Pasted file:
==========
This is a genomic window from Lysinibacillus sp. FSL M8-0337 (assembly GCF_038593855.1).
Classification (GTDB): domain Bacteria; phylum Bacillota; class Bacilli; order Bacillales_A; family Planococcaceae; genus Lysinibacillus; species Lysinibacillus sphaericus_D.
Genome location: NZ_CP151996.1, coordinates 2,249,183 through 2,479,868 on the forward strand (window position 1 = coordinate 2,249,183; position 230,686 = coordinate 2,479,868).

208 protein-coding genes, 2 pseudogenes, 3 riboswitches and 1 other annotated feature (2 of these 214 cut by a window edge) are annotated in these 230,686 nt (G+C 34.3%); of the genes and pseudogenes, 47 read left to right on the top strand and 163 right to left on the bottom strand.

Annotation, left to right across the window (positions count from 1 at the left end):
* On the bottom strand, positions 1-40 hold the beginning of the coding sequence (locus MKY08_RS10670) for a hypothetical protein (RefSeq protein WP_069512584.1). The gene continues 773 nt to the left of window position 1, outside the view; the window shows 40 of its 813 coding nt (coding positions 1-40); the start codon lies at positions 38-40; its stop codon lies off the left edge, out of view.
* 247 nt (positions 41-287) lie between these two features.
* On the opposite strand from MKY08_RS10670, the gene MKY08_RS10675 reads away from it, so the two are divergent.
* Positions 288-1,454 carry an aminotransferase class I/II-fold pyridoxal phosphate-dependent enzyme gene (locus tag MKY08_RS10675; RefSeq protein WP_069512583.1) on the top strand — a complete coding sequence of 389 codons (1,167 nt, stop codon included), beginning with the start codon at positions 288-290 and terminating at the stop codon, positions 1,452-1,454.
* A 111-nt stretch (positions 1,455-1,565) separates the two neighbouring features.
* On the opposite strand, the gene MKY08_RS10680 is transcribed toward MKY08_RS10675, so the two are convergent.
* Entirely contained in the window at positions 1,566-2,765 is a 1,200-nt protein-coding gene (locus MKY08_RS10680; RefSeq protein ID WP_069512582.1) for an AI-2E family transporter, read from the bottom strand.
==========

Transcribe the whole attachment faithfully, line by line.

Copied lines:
This is a genomic window from Lysinibacillus sp. FSL M8-0337 (assembly GCF_038593855.1).
Classification (GTDB): domain Bacteria; phylum Bacillota; class Bacilli; order Bacillales_A; family Planococcaceae; genus Lysinibacillus; species Lysinibacillus sphaericus_D.
Genome location: NZ_CP151996.1, coordinates 2,249,183 through 2,479,868 on the forward strand (window position 1 = coordinate 2,249,183; position 230,686 = coordinate 2,479,868).

208 protein-coding genes, 2 pseudogenes, 3 riboswitches and 1 other annotated feature (2 of these 214 cut by a window edge) are annotated in these 230,686 nt (G+C 34.3%); of the genes and pseudogenes, 47 read left to right on the top strand and 163 right to left on the bottom strand.

Annotation, left to right across the window (positions count from 1 at the left end):
* On the bottom strand, positions 1-40 hold the beginning of the coding sequence (locus MKY08_RS10670) for a hypothetical protein (RefSeq protein WP_069512584.1). The gene continues 773 nt to the left of window position 1, outside the view; the window shows 40 of its 813 coding nt (coding positions 1-40); the start codon lies at positions 38-40; its stop codon lies off the left edge, out of view.
* 247 nt (positions 41-287) lie between these two features.
* On the opposite strand from MKY08_RS10670, the gene MKY08_RS10675 reads away from it, so the two are divergent.
* Positions 288-1,454 carry an aminotransferase class I/II-fold pyridoxal phosphate-dependent enzyme gene (locus tag MKY08_RS10675; RefSeq protein WP_069512583.1) on the top strand — a complete coding sequence of 389 codons (1,167 nt, stop codon included), beginning with the start codon at positions 288-290 and terminating at the stop codon, positions 1,452-1,454.
* A 111-nt stretch (positions 1,455-1,565) separates the two neighbouring features.
* On the opposite strand, the gene MKY08_RS10680 is transcribed toward MKY08_RS10675, so the two are convergent.
* Entirely contained in the window at positions 1,566-2,765 is a 1,200-nt protein-coding gene (locus MKY08_RS10680; RefSeq protein ID WP_069512582.1) for an AI-2E family transporter, read from the bottom strand.